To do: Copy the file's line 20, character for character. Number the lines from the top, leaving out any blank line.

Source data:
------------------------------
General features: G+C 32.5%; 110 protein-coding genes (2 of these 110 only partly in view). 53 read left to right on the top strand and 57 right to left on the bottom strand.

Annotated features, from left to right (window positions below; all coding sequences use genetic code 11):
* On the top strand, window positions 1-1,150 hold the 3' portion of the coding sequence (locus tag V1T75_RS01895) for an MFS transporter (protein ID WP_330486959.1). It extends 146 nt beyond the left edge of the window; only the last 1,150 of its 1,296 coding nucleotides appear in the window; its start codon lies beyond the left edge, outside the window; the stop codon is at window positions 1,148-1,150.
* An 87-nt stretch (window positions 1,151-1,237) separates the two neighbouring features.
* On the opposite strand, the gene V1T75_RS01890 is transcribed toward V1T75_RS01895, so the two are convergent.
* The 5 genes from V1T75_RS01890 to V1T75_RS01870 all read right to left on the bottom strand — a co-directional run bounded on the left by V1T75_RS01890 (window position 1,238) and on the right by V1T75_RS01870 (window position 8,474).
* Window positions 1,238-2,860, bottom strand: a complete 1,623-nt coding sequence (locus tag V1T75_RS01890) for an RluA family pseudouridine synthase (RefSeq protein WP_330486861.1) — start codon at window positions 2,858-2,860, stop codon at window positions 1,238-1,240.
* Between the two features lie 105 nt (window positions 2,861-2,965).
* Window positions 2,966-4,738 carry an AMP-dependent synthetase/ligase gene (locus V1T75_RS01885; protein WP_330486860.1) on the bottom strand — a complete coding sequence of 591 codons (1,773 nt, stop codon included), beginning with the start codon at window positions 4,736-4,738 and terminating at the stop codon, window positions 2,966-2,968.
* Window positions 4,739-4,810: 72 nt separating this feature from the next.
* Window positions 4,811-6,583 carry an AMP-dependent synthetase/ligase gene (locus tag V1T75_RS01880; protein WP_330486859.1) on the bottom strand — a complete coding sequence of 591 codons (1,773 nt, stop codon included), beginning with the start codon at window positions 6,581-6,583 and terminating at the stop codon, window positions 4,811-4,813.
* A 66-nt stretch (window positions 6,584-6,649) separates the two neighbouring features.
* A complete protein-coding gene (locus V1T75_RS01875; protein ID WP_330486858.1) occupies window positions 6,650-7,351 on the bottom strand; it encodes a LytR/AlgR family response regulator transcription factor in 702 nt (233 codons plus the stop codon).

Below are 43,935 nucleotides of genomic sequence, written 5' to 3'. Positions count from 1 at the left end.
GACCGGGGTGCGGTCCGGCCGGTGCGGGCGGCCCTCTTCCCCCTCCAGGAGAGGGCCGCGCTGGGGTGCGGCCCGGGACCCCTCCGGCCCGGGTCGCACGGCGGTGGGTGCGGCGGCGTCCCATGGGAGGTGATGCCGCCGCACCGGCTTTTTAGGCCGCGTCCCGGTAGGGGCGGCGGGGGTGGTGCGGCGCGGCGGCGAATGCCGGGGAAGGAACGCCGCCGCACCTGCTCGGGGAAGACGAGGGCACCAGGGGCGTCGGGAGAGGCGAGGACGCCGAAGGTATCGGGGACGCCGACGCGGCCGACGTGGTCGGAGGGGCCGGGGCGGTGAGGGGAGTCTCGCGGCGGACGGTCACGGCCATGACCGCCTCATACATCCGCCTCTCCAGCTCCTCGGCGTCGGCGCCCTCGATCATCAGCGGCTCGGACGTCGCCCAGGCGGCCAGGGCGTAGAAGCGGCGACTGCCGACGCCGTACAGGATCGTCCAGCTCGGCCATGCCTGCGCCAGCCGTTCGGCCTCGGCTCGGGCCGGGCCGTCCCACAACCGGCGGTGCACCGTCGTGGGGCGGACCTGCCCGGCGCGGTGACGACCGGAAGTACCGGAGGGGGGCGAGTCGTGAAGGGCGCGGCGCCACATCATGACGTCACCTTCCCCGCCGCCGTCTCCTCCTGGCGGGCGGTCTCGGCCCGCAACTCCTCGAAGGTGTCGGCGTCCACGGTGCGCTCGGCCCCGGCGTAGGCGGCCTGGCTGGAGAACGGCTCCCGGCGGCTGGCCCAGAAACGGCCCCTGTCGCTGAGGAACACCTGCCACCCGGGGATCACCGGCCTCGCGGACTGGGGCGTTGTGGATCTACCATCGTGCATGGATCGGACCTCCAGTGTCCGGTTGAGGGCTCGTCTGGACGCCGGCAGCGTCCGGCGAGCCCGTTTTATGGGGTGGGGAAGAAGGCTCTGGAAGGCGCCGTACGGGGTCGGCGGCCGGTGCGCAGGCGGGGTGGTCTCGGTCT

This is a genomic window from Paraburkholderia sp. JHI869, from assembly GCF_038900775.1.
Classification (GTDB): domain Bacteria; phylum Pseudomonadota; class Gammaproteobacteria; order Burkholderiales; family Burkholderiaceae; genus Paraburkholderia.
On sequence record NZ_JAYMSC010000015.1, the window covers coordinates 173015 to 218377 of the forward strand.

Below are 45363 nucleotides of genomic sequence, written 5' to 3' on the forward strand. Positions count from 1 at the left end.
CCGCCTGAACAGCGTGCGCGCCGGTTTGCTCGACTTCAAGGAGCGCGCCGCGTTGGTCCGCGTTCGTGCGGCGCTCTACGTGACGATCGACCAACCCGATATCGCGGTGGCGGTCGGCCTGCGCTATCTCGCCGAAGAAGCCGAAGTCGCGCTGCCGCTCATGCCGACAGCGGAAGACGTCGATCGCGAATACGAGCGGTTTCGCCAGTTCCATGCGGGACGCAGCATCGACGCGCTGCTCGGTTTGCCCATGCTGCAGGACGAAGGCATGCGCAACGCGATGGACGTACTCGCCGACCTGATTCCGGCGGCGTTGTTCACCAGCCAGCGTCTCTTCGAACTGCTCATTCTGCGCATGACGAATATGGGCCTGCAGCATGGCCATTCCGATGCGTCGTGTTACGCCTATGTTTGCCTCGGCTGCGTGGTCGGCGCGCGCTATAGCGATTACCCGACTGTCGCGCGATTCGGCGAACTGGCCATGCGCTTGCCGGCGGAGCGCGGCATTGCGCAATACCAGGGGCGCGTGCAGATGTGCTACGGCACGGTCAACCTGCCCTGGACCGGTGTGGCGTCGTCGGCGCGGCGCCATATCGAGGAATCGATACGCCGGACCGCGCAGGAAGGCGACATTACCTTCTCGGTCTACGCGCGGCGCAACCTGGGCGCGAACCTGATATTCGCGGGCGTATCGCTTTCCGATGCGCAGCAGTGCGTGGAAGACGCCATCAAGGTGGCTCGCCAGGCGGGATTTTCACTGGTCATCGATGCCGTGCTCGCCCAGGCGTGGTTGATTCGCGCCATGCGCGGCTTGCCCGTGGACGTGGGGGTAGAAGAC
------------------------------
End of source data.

CCGCCTGAACAGCGTGCGCGCCGGTTTGCTCGACTTCAAGGAGCGCGCCGCGTTGGTCCGCGTTCGTGCGGCGCTCTACGTGACGATCGACCAACCCGATATCGCGGTGGCGGTCGGCCTGCGCTATCTCGCCGAAGAAGCCGAAGTCGCGCTGCCGCTCATGCCGACAGCGGAAGACGTCGATCGCGAATACGAGCGGTTTCGCCAGTTCCATGCGGGACGCAGCATCGACGCGCTGCTCGGTTTGCCCATGCTGCAGGACGAAGGCATGCGCAACGCGATGGACGTACTCGCCGACCTGATTCCGGCGGCGTTGTTCACCAGCCAGCGTCTCTTCGAACTGCTCATTCTGCGCATGACGAATATGGGCCTGCAGCATGGCCATTCCGATGCGTCGTGTTACGCCTATGTTTGCCTCGGCTGCGTGGTCGGCGCGCGCTATAGCGATTACCCGACTGTCGCGCGATTCGGCGAACTGGCCATGCGCTTGCCGGCGGAGCGCGGCATTGCGCAATACCAGGGGCGCGTGCAGATGTGCTACGGCACGGTCAACCTGCCCTGGACCGGTGTGGCGTCGTCGGCGCGGCGCCATATCGAGGAATCGATACGCCGGACCGCGCAGGAAGGCGACATTACCTTCTCGGTCTACGCGCGGCGCAACCTGGGCGCGAACCTGATATTCGCGGGCGTATCGCTTTCCGATGCGCAGCAGTGCGTGGAAGACGCCATCAAGGTGGCTCGCCAGGCGGGATTTTCACTGGTCATCGATGCCGTGCTCGCCCAGGCGTGGTTGATTCGCGCCATGCGCGGCTTGCCCGTGGACGTGGGGGTAGAAGAC